Seven successful participants drawn from 15 universities across Africa have been awarded grants that range from US$20,000 and US$100,000, to find solutions to community problems.
The money that will help the recipients to engage in research on community resilience interventions was delivered by the State Minister for Higher Education Prof. Tickodri Togboa, at the launch of State of African Resilience Report 2015 at Makerere University on May 8.
The contest drew 600 participants from the 15 sub Saharan universities, and in his speech Prof Togboa urged the seven successful recipients to use the grants wisely.
The report, dubbed ‘State of African Resilience’ and the first of its kind, is the work of Resilience Africa Network (RAN), a project under the Makerere School of Public Health.
Speaking at the launch presided over by State Minister for Health in charge of General Duties Dr. Chris Baryomunsi, who represented chief guest Prime Minister Dr. Ruhakana Rugunda, the RAN Deputy Chief of Party Prof. Roy William Mayega noted that despite saving lives through providing aid during disasters, international organisations have not emphasized resilience.
“After disasters many communities in Africa find a hard time resettling no matter how much aid is provided; emphasis on resilience is needed in order to help the affected communities to fully recover from disasters and other social problems,” Prof Mayega said at the launch on May 8 at Makerere University.
“We want to break the gap between the university and the community,” emphasized Prof. Mayega.
Prof. James Fishkin, Director, Center for Deliberative Democracy at Stanford University also emphasised the need for dialoguing with the people that face the consequences of social problems and disasters and noted that many girls in Ugandan rural communities drop out of school because the schools are far. He suggested small community schools and health facilities to established, to ease access to services.
He also noted that resilience is a powerful tool that can be used to change many lives. “The solutions should be tailored around psychosocial problems so that we can deal with them,” Prof. Fishkin said and added: “if we don’t deal with the problems using resilience, we are making our people more vulnerable.”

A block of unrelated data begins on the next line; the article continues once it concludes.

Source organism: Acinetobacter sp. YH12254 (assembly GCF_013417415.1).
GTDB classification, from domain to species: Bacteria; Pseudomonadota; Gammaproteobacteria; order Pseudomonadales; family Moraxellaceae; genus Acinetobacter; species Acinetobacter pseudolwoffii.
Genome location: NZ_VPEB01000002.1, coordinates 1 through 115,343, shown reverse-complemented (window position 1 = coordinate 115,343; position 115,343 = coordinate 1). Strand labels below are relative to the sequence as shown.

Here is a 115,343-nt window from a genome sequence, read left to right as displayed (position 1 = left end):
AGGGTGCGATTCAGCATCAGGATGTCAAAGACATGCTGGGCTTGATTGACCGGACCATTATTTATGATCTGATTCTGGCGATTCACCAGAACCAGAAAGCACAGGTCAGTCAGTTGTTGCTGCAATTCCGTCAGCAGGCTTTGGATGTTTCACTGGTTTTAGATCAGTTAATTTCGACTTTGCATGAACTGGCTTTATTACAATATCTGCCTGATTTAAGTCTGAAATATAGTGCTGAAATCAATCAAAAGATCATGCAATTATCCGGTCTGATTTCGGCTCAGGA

The Director United States Agency for International Aid (USAID) and U.S Global Development Lab, David Ferguson commended RAN for its efforts and said that USAID and its partners were willing to support life changing projects. “Partnerships between NGOs, business organizations, governments and communities bring different ideas,” Mr. Ferguson noted.”
In his speech, premier Rugunda said organisations like RAN are needed at all universities since they provide the best local solutions to Uganda’s problems.
“Our universities must strive to be the core educators but also the core of innovation,” Dr. Rugunda, who acknowledged the respective partnerships, said.
The State of African Resilience report 2015 highlights findings by Resilience Africa Network (RAN), a partnership targeting 20 Sub-Saharan African Universities. The report is based on research and analysis of the RAN, a partnership that includes 15 African Universities that engage with local communities to understand how best prevent, mitigate and overcome various social problems. RAN is funded by USAID and led by Makerere University in partnership with Tulane University, Stanford University and Center for Strategic and International Studies (CSIS).
RAN is one of the eight development labs under the Higher Education Solutions Network (HESN).
The launch was also attended by among others Makerere University (Mak) Chancellor Prof. Mondo Kagonyera, Prof. Dumba Sentamu, the Vice Chancellor Prof. Ddumba Sentamu, the Director Dean of Mak School of Public Health Prof. William Bazeyo, Members of Parliament, officials from USAID and, dignitaries from over 20 local and international universities and NGOs.
The winners were Dr Robinah Kulabako, team leader for Rapid Agricultural Produce (US$20,000); Mr. Swaibu Douglas the Village Egg Bank team leader (US$36,750); Steven Sekamya of Kungula Freshit (42,350); Dr Percy Mugyenyi of Better Farming Better Me (US$43,729); Dr. Julius Gutume (US$44,450); Gerald Kyeyune of Mushrooming Livelihoods (US$44,900) and, Eng. Daniel Byamukama, the team leader Electronic Dollar a Day Saving Box who received US$100,000.